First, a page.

While I have to begin the next phase of my adventure (nothing lasts forever), and while my feelings about this tell me that I should begin this next phase (because I now need to learn things this course and these amazing people, friends and teachers alike, can’t teach me), leaving behind a place where I am real and seen doesn’t come without sadness, sorrow and grief.

I think this is okay, though.

I think, although it’s the first time I’ve ever felt this way, that this is what I’m supposed to be feeling.

Now, in the cause of being seen and real, let me present to you a publication that is all about, in fact, visibility and realness.


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What we see is what we get, but what we don’t see makes us miss so much more. A writer is someone who is not fully seen, or may be seen best through the prism of their writing. The Professional Writing and Editing book has been put together to show you the whole of us, not just a part. The writers who have contributed to this book have opened themselves up to the world, demonstrating not only their talents and skills, but their heart and souls.

We present to you Up Close and Personal, the 2013 Professional Writing and Editing Anthology, shining a light onto the inner workings of Professional Writing and Editing students at Victoria University.

This book was one of the two pieces produced by the Publishing Studio class of 2013, an amazing group of nine students and one teacher who spent five months slaving away managing the submissions, the editing, the design/layout and the proofing. My fellow students wrote the blurb and editorial, picked out the order of the pieces, chose the content, submitted the content, and spent the term break slavishly working away at the editing. I designed the print and digital interiors and, with a lot of help from my course coordinator, laid out the cover. The print edition has a 150 copy print run, which is amazing for a student-managed publication; print copies are for sale through the PWE department and at Rotunda events, but also given away as promotional materials to various important university officials and in-coming students. Something we’ve made gets to be a part of the history of this course.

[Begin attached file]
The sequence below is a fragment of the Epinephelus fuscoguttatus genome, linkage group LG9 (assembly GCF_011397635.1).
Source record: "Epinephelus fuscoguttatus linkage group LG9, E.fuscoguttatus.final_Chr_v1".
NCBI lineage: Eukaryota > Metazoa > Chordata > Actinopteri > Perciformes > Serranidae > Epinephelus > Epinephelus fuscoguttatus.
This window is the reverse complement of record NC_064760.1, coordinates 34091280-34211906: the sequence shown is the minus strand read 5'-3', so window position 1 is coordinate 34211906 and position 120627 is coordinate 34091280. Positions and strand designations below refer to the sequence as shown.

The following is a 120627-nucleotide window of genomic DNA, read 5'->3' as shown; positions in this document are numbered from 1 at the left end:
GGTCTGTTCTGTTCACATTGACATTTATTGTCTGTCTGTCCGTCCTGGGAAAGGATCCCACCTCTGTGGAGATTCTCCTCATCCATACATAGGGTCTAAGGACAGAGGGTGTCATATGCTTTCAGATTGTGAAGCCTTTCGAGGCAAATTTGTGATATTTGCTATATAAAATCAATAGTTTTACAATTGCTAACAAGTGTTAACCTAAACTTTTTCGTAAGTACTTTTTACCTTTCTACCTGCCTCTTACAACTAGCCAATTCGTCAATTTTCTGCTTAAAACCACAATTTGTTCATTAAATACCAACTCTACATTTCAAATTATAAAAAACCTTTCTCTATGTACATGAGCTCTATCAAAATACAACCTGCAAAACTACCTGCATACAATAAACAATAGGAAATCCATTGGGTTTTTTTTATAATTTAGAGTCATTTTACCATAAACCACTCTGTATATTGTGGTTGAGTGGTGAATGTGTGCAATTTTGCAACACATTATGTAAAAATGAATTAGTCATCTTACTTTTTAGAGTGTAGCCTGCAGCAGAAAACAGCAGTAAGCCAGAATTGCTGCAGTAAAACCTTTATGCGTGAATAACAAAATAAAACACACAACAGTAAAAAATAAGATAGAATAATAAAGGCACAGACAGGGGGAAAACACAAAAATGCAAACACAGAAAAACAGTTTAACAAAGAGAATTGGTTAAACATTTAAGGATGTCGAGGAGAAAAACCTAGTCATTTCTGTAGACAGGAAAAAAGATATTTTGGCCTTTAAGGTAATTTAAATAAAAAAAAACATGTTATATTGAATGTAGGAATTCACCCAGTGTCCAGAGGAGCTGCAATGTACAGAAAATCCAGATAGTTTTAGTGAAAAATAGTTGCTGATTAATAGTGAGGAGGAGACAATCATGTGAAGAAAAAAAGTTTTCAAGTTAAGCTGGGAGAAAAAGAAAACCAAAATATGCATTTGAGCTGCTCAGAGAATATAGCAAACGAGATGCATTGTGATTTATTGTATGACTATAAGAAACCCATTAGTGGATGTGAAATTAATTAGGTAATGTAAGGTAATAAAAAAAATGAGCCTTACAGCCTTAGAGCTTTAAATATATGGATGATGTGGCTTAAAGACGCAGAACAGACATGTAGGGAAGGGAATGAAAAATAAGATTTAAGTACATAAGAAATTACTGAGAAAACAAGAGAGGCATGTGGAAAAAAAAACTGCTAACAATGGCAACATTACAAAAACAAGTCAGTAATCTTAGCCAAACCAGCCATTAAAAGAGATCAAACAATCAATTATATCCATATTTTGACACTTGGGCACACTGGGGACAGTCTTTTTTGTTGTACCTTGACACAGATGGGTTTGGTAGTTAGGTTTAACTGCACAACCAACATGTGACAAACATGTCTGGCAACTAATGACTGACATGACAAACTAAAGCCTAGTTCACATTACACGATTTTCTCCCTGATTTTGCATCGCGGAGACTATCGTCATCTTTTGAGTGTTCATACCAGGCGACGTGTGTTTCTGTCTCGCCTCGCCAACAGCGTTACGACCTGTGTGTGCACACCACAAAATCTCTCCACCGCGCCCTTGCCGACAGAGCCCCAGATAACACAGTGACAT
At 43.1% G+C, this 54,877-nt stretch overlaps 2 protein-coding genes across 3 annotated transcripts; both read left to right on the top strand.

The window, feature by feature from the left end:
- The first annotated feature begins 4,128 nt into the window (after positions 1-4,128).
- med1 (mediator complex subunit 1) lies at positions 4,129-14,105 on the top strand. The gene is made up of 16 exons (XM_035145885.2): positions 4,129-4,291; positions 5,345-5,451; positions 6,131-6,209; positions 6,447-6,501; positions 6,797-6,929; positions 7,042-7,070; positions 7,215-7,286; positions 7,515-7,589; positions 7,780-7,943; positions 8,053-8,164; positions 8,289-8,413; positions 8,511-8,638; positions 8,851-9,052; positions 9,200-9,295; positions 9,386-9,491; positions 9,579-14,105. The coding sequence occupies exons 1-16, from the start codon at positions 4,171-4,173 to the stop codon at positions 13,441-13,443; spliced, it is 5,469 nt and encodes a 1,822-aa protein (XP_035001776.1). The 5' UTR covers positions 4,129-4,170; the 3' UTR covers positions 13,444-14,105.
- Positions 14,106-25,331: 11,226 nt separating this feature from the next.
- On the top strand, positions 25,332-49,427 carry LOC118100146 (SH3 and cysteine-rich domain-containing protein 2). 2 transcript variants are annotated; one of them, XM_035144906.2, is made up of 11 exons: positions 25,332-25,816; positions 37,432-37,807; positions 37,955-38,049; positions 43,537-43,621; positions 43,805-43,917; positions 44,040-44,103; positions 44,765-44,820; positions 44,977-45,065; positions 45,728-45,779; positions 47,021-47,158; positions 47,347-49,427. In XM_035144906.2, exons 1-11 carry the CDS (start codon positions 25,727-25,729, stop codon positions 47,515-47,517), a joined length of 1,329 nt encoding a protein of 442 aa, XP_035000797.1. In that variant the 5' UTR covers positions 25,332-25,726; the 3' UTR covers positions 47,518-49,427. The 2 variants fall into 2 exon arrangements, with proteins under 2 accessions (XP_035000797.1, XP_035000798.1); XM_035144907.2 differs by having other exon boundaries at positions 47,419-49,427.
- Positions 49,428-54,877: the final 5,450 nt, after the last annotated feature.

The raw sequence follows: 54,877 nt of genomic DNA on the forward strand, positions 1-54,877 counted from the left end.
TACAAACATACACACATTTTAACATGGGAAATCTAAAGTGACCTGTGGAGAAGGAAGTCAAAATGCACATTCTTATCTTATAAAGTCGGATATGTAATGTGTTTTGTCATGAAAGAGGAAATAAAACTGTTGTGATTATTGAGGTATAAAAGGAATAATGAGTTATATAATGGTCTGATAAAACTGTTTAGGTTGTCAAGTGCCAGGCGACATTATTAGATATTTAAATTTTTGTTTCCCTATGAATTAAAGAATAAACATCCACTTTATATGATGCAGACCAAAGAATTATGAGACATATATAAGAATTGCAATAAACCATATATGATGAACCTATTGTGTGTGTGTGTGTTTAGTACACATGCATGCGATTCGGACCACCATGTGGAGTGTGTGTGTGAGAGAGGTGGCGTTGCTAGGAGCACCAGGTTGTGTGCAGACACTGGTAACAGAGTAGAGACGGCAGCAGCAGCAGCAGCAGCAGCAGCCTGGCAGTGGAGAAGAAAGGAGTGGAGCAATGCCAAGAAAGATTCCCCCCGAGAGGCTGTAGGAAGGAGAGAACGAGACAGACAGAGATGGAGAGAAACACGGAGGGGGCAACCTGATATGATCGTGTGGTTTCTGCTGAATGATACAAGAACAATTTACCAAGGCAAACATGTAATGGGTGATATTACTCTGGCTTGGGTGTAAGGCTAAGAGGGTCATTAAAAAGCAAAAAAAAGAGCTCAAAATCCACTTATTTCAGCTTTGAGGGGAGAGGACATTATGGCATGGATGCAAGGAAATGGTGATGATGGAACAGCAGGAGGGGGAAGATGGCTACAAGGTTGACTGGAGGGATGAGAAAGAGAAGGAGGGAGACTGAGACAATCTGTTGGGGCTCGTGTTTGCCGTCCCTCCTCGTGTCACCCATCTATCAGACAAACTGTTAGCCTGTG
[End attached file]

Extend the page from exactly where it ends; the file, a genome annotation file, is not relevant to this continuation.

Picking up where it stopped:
This e-book is also the first-ever digital release of the PWE student anthology, something I’m thrilled to have pitched and brought into existence. It’s my hope that a digital release not only makes our words accessible to all students regardless of finances and ability to hold or read a print book, but allows us to go and bring our words to a much wider audience – to be, for many of us, our first step into the professional writing arena, but one we can proudly show the world.

My pieces:

‘Elysium’ (fiction): a girl seeks to escape her abusive family by following the call of the trees.

‘This thing called gender’ (creative non fiction): what is it like to live in the world as a genderless person? Let me share my reality…

This book also features the creative talents of so many of my friends: M. Hart, Danielle Higgins, Janet Stapleton, Anna Brasier, Dylan Marshall, Peter Dewar … to name but a few! Some of us have been published before, and some of us are just beginning our publishing journey; some of us are poets, fiction or non-fiction writers, and some of us dabble across many mediums. All of us, I believe, are worth reading.

I hope you find a new author to follow in Up Close and Personal‘s pages.